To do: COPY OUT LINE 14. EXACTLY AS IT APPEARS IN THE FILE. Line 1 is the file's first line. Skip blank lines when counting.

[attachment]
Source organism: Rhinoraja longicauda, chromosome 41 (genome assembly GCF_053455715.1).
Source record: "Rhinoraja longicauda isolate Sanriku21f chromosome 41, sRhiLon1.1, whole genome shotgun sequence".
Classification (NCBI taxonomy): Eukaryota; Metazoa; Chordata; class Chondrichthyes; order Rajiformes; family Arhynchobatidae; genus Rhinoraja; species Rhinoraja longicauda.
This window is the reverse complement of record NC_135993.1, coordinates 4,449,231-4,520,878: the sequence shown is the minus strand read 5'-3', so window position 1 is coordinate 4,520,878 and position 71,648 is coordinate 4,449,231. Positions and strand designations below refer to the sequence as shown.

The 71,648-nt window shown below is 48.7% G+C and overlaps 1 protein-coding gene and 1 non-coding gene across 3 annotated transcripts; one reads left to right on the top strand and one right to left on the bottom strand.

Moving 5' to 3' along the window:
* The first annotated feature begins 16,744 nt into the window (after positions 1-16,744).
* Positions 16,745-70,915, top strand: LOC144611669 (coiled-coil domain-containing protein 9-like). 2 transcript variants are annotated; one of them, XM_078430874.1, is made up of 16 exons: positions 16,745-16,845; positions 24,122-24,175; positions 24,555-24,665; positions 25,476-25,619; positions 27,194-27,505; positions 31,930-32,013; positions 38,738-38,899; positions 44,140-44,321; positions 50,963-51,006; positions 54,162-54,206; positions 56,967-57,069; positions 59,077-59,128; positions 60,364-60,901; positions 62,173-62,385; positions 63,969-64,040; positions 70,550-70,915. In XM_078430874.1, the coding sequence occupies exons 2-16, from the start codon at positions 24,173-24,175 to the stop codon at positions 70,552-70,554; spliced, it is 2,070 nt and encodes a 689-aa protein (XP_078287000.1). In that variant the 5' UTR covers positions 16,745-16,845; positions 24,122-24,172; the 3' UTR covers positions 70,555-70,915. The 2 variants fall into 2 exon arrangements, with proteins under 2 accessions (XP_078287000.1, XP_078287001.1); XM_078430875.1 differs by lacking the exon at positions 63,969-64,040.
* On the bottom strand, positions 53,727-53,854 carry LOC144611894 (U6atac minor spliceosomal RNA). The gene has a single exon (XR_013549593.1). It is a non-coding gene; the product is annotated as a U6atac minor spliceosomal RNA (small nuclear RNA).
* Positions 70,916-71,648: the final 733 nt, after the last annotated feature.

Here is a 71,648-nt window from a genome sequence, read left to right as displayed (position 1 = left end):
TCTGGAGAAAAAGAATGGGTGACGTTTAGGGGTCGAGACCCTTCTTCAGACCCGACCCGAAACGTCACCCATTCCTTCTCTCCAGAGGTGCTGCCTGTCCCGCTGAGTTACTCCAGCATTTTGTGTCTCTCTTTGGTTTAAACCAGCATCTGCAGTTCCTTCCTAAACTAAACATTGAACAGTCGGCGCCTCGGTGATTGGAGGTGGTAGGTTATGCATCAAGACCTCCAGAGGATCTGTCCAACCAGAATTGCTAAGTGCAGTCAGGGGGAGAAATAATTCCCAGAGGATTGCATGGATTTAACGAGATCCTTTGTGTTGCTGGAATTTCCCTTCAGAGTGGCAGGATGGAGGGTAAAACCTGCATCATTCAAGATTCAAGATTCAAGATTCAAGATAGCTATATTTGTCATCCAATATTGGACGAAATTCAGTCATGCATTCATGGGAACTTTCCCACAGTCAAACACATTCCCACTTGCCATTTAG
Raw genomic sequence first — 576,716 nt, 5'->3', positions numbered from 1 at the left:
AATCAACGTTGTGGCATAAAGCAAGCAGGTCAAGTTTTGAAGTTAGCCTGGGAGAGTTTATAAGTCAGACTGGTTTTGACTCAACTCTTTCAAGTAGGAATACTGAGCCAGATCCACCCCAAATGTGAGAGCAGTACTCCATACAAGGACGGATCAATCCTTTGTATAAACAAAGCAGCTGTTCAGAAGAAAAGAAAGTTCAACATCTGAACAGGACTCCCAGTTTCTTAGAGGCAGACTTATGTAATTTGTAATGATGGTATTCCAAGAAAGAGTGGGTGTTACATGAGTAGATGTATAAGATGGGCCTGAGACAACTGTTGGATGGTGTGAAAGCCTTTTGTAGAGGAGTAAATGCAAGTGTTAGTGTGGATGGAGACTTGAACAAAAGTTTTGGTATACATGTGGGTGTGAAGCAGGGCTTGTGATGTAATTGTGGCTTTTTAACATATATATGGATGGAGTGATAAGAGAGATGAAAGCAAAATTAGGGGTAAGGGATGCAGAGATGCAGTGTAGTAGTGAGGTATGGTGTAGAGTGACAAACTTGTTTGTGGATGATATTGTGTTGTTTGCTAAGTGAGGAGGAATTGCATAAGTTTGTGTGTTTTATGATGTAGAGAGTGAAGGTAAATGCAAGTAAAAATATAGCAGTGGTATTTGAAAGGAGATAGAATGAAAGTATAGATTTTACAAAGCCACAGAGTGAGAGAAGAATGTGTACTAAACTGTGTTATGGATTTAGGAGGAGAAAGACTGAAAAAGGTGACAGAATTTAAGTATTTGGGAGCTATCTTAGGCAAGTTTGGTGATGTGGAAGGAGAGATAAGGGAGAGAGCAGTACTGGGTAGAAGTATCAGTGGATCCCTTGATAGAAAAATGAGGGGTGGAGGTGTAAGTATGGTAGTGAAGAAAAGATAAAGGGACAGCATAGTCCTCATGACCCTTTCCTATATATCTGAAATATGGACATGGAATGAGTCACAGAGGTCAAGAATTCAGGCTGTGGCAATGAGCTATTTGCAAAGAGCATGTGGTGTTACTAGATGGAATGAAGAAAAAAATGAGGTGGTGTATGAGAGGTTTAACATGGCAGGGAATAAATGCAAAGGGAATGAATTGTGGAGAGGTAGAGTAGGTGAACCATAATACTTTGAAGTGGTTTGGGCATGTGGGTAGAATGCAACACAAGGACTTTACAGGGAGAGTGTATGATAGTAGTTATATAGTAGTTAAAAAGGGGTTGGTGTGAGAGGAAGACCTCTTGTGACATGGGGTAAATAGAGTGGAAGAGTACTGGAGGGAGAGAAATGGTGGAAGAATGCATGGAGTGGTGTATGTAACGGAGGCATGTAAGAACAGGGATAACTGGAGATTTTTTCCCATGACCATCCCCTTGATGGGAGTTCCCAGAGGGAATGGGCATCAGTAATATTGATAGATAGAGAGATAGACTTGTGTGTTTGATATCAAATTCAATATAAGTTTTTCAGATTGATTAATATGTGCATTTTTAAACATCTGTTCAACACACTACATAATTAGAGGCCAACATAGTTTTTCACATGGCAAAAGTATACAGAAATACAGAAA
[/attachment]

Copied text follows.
AATCAACGTTGTGGCATAAAGCAAGCAGGTCAAGTTTTGAAGTTAGCCTGGGAGAGTTTATAAGTCAGACTGGTTTTGACTCAACTCTTTCAAGTAGGAATACTGAGCCAGATCCACCCCAAATGTGAGAGCAGTACTCCATACAAGGACGGATCAATCCTTTGTATAAACAAAGCAGCTGTTCAGAAGAAAAGAAAGTTCAACATCTGAACAGGACTCCCAGTTTCTTAGAGGCAGACTTATGTAATTTGTAATGATGGTATTCCAAGAAAGAGTGGGTGTTACATGAGTAGATGTATAAGATGGGCCTGAGACAACTGTTGGATGGTGTGAAAGCCTTTTGTAGAGGAGTAAATGCAAGTGTTAGTGTGGATGGAGACTTGAACAAAAGTTTTGGTATACATGTGGGTGTGAAGCAGGGCTTGTGATGTAATTGTGGCTTTTTAACATATATATGGATGGAGTGATAAGAGAGATGAAAGCAAAATTAGGGGTAAGGGATGCAGAGATGCAGTGTAGTAGTGAGGTATGGTGTAGAGTGACAAACTTGTTTGTGGATGATATTGTGTTGTTTGCTAAGTGAGGAGGAATTGCATAAGTTTGTGTGTTTTATGATGTAGAGAGTGAAGGTAAATGCAAGTAAAAATATAGCAGTGGTATTTGAAAGGAGATAGAATGAAAGTATAGATTTTACAAAGCCACAGAGTGAGAGAAGAATGTGTACTAAACTGTGTTATGGATTTAGGAGGAGAAAGACTGAAAAAGGTGACAGAATTTAAGTATTTGGGAGCTATCTTAGGCAAGTTTGGTGATGTGGAAGGAGAGATAAGGGAGAGAGCAGTACTGGGTAGAAGTATCAGTGGATCCCTTGATAGAAAAATGAGGGGTGGAGGTGTAAGTATGGTAGTGAAGAAAAGATAAAGGGACAGCATAGTCCTCATGACCCTTTCCTATATATCTGAAATATGGACATGGAATGAGTCACAGAGGTCAAGAATTCAGGCTGTGGCAATGAGCTATTTGCAAAGAGCATGTGGTGTTACTAGATGGAATGAAGAAAAAAATGAGGTGGTGTATGAGAGGTTTAACATGGCAGGGAATAAATGCAAAGGGAATGAATTGTGGAGAGGTAGAGTAGGTGAACCATAATACTTTGAAGTGGTTTGGGCATGTGGGTAGAATGCAACACAAGGACTTTACAGGGAGAGTGTATGATAGTAGTTATATAGTAGTTAAAAAGGGGTTGGTGTGAGAGGAAGACCTCTTGTGACATGGGGTAAATAGAGTGGAAGAGTACTGGAGGGAGAGAAATGGTGGAAGAATGCATGGAGTGGTGTATGTAACGGAGGCATGTAAGAACAGGGATAACTGGAGATTTTTTCCCATGACCATCCCCTTGATGGGAGTTCCCAGAGGGAATGGGCATCAGTAATATTGATAGATAGAGAGATAGACTTGTGTGTTTGATATCAAATTCAATATAAGTTTTTCAGATTGATTAATATGTGCATTTTTAAACATCTGTTCAACACACTACATAATTAGAGGCCAACATAGTTTTTCACATGGCAAAAGTATACAGAAATACAGAAA